Monday, February 21, 2011

Sticker shock

I got my fresh supply of Revlimid delivered to me today. I'm now on 20 mg. The drug company doesn't make a 20 mg pill, so I have to take two 10 mg pills, which means I got 42 pills shipped to me instead of the usual 21. It didn't seem like that big of a deal, until I glanced down at the little slip that came with it and realized that the price for 42 pills is now twice as high.

Fortunately -- very fortunately -- we still only pay a $20 co-pay for the Revlimid, but does anyone want to guess how much the actual price of my bottle of pills is? Anyone?


Eighteen thousand dollars. For a three-week supply of medication.

This means that the little pill bottle sitting on my dresser is officially the most expensive thing that I own. It is worth more than my car. I'm kind of scared to touch the pills, and I certainly don't want to mess them up by, you know, swallowing them or something.


Anonymous said...

Ohhhh, wonder what their street value is! ;D

Anonymous said...

That is an astronomical figure and extrapolated out over one year is more than my feeble brain can manage. You are extremely fortunate to have insurance that covers it - we have a fellow in our church who was just dropped from his Cobra and has been unemployed for six months, making his chances for getting insurance somewhat dicey.

Linda said...

Hi Cancer Girl, been following you for a few years. Retired from teaching, 7 months later told needed oncologist. MGUS 2004-07. Thalidomide and dex, then autologous SCT 2007. Had very good partial remission. Clinical study then in a protocol for revlimid. Got it free. In Nov told oops WE made a mistake when you went into protocol bc one number went up .2%, so no more free revlimid. I'm on medicare and my insurance said it was $154000 per year. Didn't qualify for financial help except at Leukemia and Lymphoma Society. They are picking up my copay which is about $8500 per year. Be well. Linda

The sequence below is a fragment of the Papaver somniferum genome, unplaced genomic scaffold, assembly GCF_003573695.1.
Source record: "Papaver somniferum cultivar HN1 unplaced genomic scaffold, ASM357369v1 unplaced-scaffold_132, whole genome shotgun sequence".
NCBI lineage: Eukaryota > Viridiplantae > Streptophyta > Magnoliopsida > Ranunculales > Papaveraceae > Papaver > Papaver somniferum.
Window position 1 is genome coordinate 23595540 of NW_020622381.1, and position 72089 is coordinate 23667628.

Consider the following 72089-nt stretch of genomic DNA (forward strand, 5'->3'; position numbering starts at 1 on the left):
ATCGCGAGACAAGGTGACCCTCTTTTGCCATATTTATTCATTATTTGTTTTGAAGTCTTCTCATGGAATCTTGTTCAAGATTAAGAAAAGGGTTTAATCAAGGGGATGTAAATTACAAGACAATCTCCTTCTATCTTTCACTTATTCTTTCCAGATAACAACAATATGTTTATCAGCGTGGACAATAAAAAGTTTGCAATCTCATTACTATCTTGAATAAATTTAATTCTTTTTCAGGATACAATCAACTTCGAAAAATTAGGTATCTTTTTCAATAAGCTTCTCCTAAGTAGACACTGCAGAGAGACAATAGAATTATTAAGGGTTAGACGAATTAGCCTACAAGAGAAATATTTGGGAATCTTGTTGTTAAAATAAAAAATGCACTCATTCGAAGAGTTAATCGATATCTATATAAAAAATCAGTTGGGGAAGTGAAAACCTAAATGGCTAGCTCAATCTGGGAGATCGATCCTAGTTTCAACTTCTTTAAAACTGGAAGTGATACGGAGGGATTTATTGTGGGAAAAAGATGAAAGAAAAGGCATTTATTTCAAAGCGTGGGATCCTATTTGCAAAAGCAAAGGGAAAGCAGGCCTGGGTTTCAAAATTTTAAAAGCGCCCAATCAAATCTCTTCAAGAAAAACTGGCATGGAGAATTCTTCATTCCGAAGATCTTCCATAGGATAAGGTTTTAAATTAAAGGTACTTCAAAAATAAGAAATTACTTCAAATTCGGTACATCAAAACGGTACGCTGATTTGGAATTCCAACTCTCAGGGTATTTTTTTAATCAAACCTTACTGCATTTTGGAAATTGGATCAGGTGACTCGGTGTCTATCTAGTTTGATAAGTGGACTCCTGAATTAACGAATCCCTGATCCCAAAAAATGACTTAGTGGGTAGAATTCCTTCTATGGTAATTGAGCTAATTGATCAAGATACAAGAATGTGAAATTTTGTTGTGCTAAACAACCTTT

Anonymous said...

Revlimid is the second-generation thalidomide derivative, and is considered to have a little bit less side-effects than the original. But I don't understand why not more doctors are combining the two drugs, as dr. Leibowitz does: two evenings he gives thalidomide, the third day Revlimid. He believes that there is in practice not a significant difference in the anti-cancer efficacy of these drugs ! But the price of thalidomide is neglectable compared to that of Revlimid.

Anonymous said...

In India the NATCO Pharma Limited makes 10 mg Lenalidomide capsules since 2007 (Revlimid capsules contain the same lenalidomide). These are sold for a Max. retail price of 7830 Indian rupees (IRP) for 30 capsules.

1 US$ is worth about 45 IRP, so your 42 capsules would cost about US$242.
You can actually order a package of 30 capsules of 10 mg Lenalid*10 on the internet for US$448, so 42 capsules would be US$627. In other words almost a factor 30 cheaper than the ones produced by Celgene.

Anonymous said...

i dispense that medication at a pharmacy and i have, time and time again, had my heart broken when someone tells me to cancel their order because they can't afford the astronomical prices and don't qualify for financial aid.

found your blog a year or two ago and pop in from time to time, but this was my first comment. :) hi.

Penny said...

It is decidedly cheaper to die, but probably not nearly as fun. Glad to see you're still writing.